As the inaugural destination of his third “Back to Our Roots” tour around the country, U.S. Secretary of Agriculture Sonny Perdue visited Michigan State University Tuesday, April 3.
The road trip stops at two additional locations in Michigan before heading to Ohio and Kentucky later in the week.
“One of the reasons we get out here is to look at the breadth and depth of the amazing things that agriculture does all across this country,” Perdue said. “I'm convinced more and more as I get around that the relationship between the U.S. Department of Agriculture and our land-grant colleges is critical.
"The thing that I was most impressed about was that Michigan State University and its College of Agriculture and Natural Resources is focused on food production, food quality and food safety from the producer's perspective. What that's created is a great, integrated relationship."
At MSU, Perdue and his team were hosted by Ron Hendrick, dean of the College of Agriculture and Natural Resources.
“This was a tremendous opportunity for MSU to showcase its leading work on many of agriculture’s greatest challenges,” Hendrick said. “To have the secretary of agriculture on campus and to display our work on topics such as emerging plant diseases, animal welfare and technological innovation was a chance for him to see how vital agriculture is to our state — industries representing a $100 billion contribution to the Michigan economy.”
Perdue’s campus excursion began with breakfast at the MSU Conservatory, where he spoke with faculty and MSU stakeholders. The food served highlighted products from MSU’s Meat Laboratory, the Dairy Store and the Student Organic Farm.
After breakfast, laboratory tours commenced at the Plant and Soil Sciences Building with Vance Baird, the chair of the Department of Horticulture, discussing the lab of Erik Runkle, a professor in the department. Runkle heads the Controlled-Environment Lighting Laboratory, which conducts research on the production of high-value specialty food crops and ornamental plants in controlled spaces.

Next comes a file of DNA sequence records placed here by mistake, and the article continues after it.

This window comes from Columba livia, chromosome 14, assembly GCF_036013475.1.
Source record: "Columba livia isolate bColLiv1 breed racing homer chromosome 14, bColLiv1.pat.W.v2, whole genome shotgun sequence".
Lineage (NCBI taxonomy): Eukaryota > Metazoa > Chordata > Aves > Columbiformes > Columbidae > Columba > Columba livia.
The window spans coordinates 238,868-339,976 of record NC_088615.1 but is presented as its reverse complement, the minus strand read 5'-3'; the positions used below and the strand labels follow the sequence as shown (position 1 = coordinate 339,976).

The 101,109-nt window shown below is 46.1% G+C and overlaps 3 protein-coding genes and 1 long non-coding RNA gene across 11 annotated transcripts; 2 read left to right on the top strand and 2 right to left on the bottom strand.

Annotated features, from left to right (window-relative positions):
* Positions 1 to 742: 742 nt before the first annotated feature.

In the lab, Runkle and his graduate student, William Meng, have created vertical farming systems in which vertically stacked or inclined surfaces are exposed to LED lighting that can be adjusted to produce plants with desirable size, taste and nutritional characteristics. He believes indoor growing systems offer many benefits for specialty crops, especially considering the ability to produce them year-round without occupying already-stretched farmland resources.
Perdue then entered the lab of Mary Hausbeck, a University Distinguished Professor in the Department of Plant, Soil and Microbial Sciences. Hausbeck has spent the duration of her nearly three-decade MSU career in plant pathology and MSU Extension. She manages crop disease issues for Michigan’s vegetable and greenhouse ornamental industries, sharing her research findings with growers throughout the state.
Moving to animal agriculture, the group ventured to the Beef Cattle Teaching and Research Center, with Department of Animal Science professor Jim Ireland, who conveyed some of the challenges and new advancements in cattle fertility research. Ireland studies cattle reproduction and helps to train students through the Reproductive Developmental Sciences Program.
Bo Norby, an associate professor in the College of Veterinary Medicine’s Department of Large Animal Clinical Sciences, discussed his work with bovine leukemia virus — a retrovirus that weakens the immune system and can lead to further disease development in cattle.
Alongside Norby has been a team of MSU researchers, including Department of Animal Science Professor Paul Coussens and Department of Large Animal Clinical Sciences Professor Paul Bartlett, as well as MSU Extension’s Phil Durst.
They have identified a growing number of BLV cases statewide, and Durst has met with producers to increase awareness of the disease and options for curbing its effects.
The final stop of the tour was the Pavilion for Agriculture and Livestock Education. There, Perdue saw how technology plays a critical role in MSU’s commitment to sustainable agricultural systems.
MSU Foundation Professor Bruno Basso, an expert in precision agriculture, provided a drone demonstration. Basso uses the unmanned aerial vehicles to monitor large fields and collect data on farms across the Midwest.
The drone is outfitted with three sensors that measure plant nutrients, temperature and size. Once collected, growers can use this information to determine appropriate management of their crops through more efficient application of water, fertilizer and other resources.
Perdue’s visit culminated with addressing faculty, staff, students and stakeholders. He spoke of the importance of preparing the next generation of professionals who will propel agriculture into the future.
“Agriculture is alive and well, and it's flourishing and thriving at places like MSU,” Perdue said. “Undergraduates and graduate students are getting a good, practical education in how to go out into the workplace and innovate, create, design and develop new products, procedures and processes that can help feed a growing world population."